And here’s something very interesting: According to one of the researchers, “We thought it might be possible to wipe out circadian rhythms and eliminate the rhythm in learning, but that the animals could still learn something. But they don't. That is what was so surprising. They actually can't remember anything. Losing their rhythms costs them a lot.”

And it is not about the overall number of hours slept. It is about WHEN: " What our data are showing is that these animals still performed terribly on a simple learning task, even though they're getting loads of sleep. What this says is that the circadian system really is necessary for something that is deeply important: learning."

More and more research is showing how important not only the amount of sleep you get – but also when you get it.

But first… onward to…

The Health Benefits Of Vitamin D!


Once linked to only bone diseases such as rickets and osteoporosis, Vitamin D is now recognized as a major player in contributing to overall human health, emphasizes UC Riverside's Anthony Norman, an international expert on Vitamin D.

In a paper published in the August issue of the American Journal of Clinical Nutrition , Norman identifies Vitamin D's potential for contributions to good health in the adaptive and innate immune systems, the secretion and regulation of insulin by the pancreas, the heart and blood pressure regulation, muscle strength and brain activity. In addition, access to adequate amounts of Vitamin D is believed to be beneficial towards reducing the risk of cancer.

Norman also lists 36 organ tissues in the body whose cells respond biologically to Vitamin D. The list includes bone marrow, breast, colon, intestine, kidney, lung, prostate, retina, skin, stomach and the uterus.

According to Norman, deficiency of Vitamin D can impact all 36 organs. Already, Vitamin D deficiency is associated with muscle strength decrease, high risk for falls, and increased risk for colorectal, prostate, breast and other major cancers.

"It is becoming increasingly clear to researchers in the field that Vitamin D is strongly linked to several diseases," said Norman, a distinguished professor emeritus of biochemistry and of biomedical sciences who has worked on Vitamin D for more than 45 years. "Its biological sphere of influence is much broader than we originally thought. The nutritional guidelines for Vitamin D intake must be carefully reevaluated to determine the adequate intake, balancing sunlight exposure with dietary intake, to achieve good health by involving all 36 target organs."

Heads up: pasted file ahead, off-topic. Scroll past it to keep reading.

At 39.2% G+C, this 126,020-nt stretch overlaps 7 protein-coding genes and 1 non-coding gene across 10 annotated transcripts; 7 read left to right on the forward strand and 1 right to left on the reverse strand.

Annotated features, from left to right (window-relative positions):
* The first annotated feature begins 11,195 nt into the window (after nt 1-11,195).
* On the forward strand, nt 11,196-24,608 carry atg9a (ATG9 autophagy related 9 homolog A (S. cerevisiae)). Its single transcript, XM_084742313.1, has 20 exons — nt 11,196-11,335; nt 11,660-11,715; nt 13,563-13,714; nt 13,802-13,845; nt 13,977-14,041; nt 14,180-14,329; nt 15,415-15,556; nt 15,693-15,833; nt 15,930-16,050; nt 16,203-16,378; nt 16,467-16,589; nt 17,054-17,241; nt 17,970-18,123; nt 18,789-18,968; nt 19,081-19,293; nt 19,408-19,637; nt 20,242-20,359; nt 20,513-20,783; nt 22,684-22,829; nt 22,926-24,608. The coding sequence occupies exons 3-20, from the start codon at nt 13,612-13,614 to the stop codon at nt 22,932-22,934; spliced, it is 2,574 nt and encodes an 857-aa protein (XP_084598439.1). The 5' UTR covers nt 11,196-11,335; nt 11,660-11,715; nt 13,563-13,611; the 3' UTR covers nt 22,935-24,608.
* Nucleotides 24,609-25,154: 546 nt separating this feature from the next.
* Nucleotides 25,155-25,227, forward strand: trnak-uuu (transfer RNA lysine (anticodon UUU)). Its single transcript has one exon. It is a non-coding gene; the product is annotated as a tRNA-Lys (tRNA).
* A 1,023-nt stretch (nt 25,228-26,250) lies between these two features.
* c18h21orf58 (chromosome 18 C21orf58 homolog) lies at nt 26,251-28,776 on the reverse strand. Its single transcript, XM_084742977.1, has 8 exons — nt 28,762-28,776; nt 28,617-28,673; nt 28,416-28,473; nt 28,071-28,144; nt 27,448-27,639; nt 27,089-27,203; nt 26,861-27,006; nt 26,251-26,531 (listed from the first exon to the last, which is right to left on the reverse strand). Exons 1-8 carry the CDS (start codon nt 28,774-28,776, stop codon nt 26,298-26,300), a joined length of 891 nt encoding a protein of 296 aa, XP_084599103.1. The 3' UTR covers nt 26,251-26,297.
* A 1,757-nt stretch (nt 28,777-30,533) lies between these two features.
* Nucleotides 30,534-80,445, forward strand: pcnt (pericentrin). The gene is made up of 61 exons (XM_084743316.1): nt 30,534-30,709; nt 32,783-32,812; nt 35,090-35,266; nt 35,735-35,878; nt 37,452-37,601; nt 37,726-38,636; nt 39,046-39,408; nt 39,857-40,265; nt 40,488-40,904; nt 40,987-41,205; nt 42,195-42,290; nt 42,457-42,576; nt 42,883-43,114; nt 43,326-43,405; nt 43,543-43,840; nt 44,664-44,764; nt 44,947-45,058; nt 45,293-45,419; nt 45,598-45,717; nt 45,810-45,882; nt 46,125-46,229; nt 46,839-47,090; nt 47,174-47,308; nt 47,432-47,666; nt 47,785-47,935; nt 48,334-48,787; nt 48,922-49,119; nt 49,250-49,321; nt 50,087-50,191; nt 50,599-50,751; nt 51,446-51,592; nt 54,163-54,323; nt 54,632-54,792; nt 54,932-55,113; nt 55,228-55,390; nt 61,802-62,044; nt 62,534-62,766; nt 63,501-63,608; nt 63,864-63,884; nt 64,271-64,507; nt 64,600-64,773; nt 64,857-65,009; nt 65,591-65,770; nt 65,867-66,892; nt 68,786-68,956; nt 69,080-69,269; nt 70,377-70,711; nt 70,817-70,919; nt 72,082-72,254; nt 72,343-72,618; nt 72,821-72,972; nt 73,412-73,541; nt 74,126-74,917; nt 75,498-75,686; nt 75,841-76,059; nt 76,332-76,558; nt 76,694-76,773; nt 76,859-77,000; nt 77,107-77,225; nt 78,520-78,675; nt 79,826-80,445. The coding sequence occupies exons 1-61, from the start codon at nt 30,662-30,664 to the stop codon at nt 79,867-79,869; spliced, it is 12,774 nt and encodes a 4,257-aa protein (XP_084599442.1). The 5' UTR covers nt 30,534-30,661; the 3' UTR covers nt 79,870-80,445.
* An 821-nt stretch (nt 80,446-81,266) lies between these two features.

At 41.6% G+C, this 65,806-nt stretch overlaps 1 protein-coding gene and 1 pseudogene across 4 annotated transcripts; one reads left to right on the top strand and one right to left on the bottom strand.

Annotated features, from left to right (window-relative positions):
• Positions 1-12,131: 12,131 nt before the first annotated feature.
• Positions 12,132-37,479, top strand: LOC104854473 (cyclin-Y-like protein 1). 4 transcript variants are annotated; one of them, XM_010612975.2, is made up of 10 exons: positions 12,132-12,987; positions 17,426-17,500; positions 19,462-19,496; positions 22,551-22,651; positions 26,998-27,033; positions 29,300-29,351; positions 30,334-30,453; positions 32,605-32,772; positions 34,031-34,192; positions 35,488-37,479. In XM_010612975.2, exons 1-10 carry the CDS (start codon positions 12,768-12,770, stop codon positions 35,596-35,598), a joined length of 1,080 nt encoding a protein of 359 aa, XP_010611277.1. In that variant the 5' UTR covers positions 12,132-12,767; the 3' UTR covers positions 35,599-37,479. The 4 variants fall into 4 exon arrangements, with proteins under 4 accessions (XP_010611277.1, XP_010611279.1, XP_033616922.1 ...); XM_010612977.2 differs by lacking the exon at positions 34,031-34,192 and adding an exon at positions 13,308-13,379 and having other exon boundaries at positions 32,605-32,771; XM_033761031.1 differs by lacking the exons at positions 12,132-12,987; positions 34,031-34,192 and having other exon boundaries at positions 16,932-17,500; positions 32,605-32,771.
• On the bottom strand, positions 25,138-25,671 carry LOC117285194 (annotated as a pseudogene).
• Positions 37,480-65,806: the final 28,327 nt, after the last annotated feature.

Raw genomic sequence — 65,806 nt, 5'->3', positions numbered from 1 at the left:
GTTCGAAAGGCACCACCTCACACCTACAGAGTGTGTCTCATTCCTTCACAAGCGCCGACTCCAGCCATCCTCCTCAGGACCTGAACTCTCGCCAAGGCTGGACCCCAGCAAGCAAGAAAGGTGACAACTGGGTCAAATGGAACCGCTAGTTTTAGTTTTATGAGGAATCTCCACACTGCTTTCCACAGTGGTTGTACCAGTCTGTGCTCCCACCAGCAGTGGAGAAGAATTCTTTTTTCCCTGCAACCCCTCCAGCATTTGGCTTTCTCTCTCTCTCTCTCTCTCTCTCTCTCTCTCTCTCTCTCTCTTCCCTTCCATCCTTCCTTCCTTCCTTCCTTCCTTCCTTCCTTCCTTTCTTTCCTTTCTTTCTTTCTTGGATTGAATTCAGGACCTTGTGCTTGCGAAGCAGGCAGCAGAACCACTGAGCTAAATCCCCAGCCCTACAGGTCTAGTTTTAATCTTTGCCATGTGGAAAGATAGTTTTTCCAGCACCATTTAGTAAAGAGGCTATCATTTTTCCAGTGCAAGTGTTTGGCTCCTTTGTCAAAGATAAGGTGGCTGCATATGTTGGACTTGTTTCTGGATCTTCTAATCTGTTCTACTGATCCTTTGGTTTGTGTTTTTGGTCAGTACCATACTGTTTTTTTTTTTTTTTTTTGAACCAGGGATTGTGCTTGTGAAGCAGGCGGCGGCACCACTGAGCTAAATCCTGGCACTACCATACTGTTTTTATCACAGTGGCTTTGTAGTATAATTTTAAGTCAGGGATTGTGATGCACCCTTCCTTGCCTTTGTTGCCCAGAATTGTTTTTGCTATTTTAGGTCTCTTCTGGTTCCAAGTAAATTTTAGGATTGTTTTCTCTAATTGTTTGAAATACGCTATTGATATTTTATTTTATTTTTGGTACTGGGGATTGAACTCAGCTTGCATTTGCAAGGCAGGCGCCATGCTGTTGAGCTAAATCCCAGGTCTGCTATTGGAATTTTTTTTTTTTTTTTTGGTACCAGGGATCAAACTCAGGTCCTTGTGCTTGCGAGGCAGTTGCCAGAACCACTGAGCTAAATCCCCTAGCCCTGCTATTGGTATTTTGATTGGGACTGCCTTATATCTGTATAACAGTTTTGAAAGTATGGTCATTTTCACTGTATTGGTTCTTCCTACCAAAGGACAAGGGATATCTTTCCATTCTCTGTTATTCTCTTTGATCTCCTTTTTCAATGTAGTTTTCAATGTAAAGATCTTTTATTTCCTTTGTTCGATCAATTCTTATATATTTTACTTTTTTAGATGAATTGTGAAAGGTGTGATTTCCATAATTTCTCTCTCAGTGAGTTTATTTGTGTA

How Much Vitamin D?


"To optimize good health, you must have enough Vitamin D," Norman said. "Vitamin D deficiency is also especially of concern in third world countries that have poor nutritional practices and religious customs that require the body to be covered from head to toe. Ideally, to achieve the widest frequency of good health by population, we need to have 90 percent of the people with adequate amounts of Vitamin D."

The recommended daily intake of Vitamin D is 200 international units (IU) for people up to 50 years old. The recommended daily intake of Vitamin D is 400 IU for people 51 to 70 years old and 600 IU for people over 70 years old.Norman's recommendation for all adults is to have an average daily intake of at least 2,000 IU.

While deficiency of Vitamin D impacts health negatively, ingestion of extremely high doses of Vitamin D can cause hypercalcemia, a condition in which the blood's calcium level is above normal. The highest daily “safe” dose of Vitamin D is 10,000 IU.

Source of Photo: Flick.com: oceano Mare